Monday, October 20, 2008

CRTC looking to build evil empire

I don't have a lot of time to comment on this just now, falling behind in other writing work. But I want to make a note of this now for further action soon. Canada's broadcasting regulator, the CRTC is floating a balloon in an attempt to justify its entering into the business of regulating the internet. This idea should be completely unacceptable to any Canadian with a regard for freedom and who knows that the idea of a "balanced" media environment is the quintessence not of neutrality but of the liberal world view: a world regulated by "balanced" elites who get to define what is respectably "right" and "left" and what cannot be heard because too "extreme". Others have already made some observations as to why we must quickly start protesting this move towards growing thought control:

Deborah Gyapong: The CRTC wants to control the Internet--don't let them:
Let's make sure they don't put the kybosh on the last free speech zone there is and use Google the way China does to suppress dissent. Let's make sure that the Mainstream Media does not make sure that only their portals to the Internet are available and those that have a conservative or traditional or Christian or otherwise religious viewpoint are no longer available or only at a higher cost to state-registered "approved" sites. - ESSAYS ON OUR TIMES
The latest power grab is through the Canadian Radio-television and Telecommunications Commission, the antiquated regulatory authority for broadcasting and telephony. It was established in its present form, with a social-engineering mandate to promote "Canadian unity," by the Trudeau government in 1976. Such decisions as its recent one to deny broadcast rights to two Ottawa-area Christian radio stations, 11 days after approving a new "Canadian-content" pornographic TV channel in Alberta, are typical of the commissioners' judgment.

This week, the CRTC announced its intention to break the promise made by its then-chairperson, Fran├žoise Bertrand, in 1999: "Our message is clear. We are not regulating any portion of the Internet." In a "notice of consultation and hearing" on Wednesday, the commission suddenly gave Dec. 5 as its deadline for submissions about expanding the CRTC's jurisdiction into "new media."

That this announcement was made by the CRTC, rather than by Parliament, is an indication of the degree to which the CRTC is a law unto itself.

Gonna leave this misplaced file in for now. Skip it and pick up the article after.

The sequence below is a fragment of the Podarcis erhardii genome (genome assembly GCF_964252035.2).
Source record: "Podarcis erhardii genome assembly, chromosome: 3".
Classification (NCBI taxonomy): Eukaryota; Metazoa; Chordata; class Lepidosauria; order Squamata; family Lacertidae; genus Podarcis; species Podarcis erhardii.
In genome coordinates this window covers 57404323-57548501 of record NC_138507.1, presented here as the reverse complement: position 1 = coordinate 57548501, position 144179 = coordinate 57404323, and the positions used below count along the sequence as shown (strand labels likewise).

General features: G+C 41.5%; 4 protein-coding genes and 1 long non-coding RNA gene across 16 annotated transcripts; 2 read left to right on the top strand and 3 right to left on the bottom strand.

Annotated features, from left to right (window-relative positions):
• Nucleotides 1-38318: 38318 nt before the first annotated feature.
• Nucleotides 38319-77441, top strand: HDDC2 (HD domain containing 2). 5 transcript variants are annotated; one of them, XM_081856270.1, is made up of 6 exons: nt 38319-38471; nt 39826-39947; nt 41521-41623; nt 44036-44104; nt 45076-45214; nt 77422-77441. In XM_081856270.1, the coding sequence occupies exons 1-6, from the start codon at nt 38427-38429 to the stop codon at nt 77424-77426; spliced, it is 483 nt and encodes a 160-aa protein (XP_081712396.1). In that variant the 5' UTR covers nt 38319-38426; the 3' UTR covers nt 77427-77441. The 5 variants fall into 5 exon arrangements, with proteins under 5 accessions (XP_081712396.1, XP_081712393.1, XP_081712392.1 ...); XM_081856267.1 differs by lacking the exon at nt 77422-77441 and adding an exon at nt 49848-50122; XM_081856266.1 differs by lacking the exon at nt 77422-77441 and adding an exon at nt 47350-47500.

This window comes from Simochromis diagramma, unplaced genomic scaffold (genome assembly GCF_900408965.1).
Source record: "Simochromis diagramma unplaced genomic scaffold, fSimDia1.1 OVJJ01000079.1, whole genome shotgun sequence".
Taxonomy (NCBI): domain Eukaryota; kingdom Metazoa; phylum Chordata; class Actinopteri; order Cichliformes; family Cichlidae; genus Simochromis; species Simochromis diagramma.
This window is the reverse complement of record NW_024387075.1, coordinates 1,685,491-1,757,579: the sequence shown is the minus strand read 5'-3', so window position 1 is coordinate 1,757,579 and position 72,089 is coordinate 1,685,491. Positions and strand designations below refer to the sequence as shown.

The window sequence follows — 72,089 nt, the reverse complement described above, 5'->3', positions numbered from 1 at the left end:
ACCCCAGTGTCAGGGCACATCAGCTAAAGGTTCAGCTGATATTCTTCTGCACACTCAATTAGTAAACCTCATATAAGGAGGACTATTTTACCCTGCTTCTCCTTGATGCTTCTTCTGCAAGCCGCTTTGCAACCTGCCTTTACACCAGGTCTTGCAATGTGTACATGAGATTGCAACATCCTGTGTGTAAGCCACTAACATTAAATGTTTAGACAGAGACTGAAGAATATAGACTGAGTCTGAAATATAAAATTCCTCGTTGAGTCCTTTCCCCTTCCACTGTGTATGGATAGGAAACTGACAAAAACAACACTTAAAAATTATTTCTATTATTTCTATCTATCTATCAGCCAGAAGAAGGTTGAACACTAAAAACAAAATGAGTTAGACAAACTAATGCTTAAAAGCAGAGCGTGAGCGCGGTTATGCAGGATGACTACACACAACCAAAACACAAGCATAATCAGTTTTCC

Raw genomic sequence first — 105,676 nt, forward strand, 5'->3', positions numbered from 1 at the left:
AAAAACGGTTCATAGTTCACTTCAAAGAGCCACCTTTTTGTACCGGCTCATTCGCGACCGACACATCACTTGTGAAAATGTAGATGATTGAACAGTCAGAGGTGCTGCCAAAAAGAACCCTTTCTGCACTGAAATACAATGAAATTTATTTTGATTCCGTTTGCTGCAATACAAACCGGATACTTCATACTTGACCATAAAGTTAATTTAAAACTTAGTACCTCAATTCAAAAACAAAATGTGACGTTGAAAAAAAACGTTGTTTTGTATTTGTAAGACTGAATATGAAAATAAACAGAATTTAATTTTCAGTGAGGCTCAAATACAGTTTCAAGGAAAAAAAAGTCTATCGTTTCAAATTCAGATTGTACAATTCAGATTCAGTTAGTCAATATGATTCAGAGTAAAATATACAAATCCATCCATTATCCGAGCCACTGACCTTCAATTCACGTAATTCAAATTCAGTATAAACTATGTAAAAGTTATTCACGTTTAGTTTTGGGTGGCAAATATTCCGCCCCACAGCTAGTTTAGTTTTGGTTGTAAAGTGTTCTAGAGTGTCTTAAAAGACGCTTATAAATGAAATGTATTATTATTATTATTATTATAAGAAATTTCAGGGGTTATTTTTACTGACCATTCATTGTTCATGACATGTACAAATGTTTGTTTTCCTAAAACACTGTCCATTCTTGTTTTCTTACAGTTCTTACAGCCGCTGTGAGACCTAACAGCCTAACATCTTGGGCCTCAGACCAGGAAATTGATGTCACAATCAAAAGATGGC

In the time-honoured, mealy-mouthed way, the CRTC will soon be explaining that its intentions are innocent, that it is merely trying to keep up with the convergence of broadcast and Internet technologies. Only a naive fool will believe that. The regulator has created a strict broadcasting environment in which Christian and all other views that do not conform to political correctness are effectively kept under siege. The left hungers for the ability to create a similar tightly regulated environment on the Internet, to bring the free reporting and opinions of bloggers and other citizen-journalists under its ideological jackboot.

The citizens' response to this imposture should be short and sharp: "We were not born yesterday. We know your game, we know where you are going with it. Do not try to insult our intelligence. This is Canada, this is a free country, and to keep it free we must stand on guard against commissars like thee. Take your filthy stinking hands off the Internet."

But while I recommend this as a defensive half-measure, a much bolder approach is required over the longer term. No one wins playing only on defence. The CRTC already has powers of regulation over broadcasting content that are offensive to a free people; powers that go far beyond the simple and once-necessary task of apportioning finite broadcasting bandwidth.

Advances in technology have made it less and less necessary to impose rationing on the airwaves. We have got beyond the "rabbit ears" age. Digital technology for cable and satellite have moved far beyond this, and the Internet itself becomes capable of delivering a range of material unimagined only a generation ago. Nor is telephony what it was in past generations. The CRTC is a fossil relic from an antediluvian era.

Digital Home Canada - CRTC initiates proceedings into its regulation of the Internet
In a written statement this week, the federal bureaucrats said the review was required now because Canadians are now spending more time watching video over the internet and mobile devices. The Commission, therefore, wishes to consult on the "the appropriateness of the Commission's exemption orders for new media and mobile broadcasting services."

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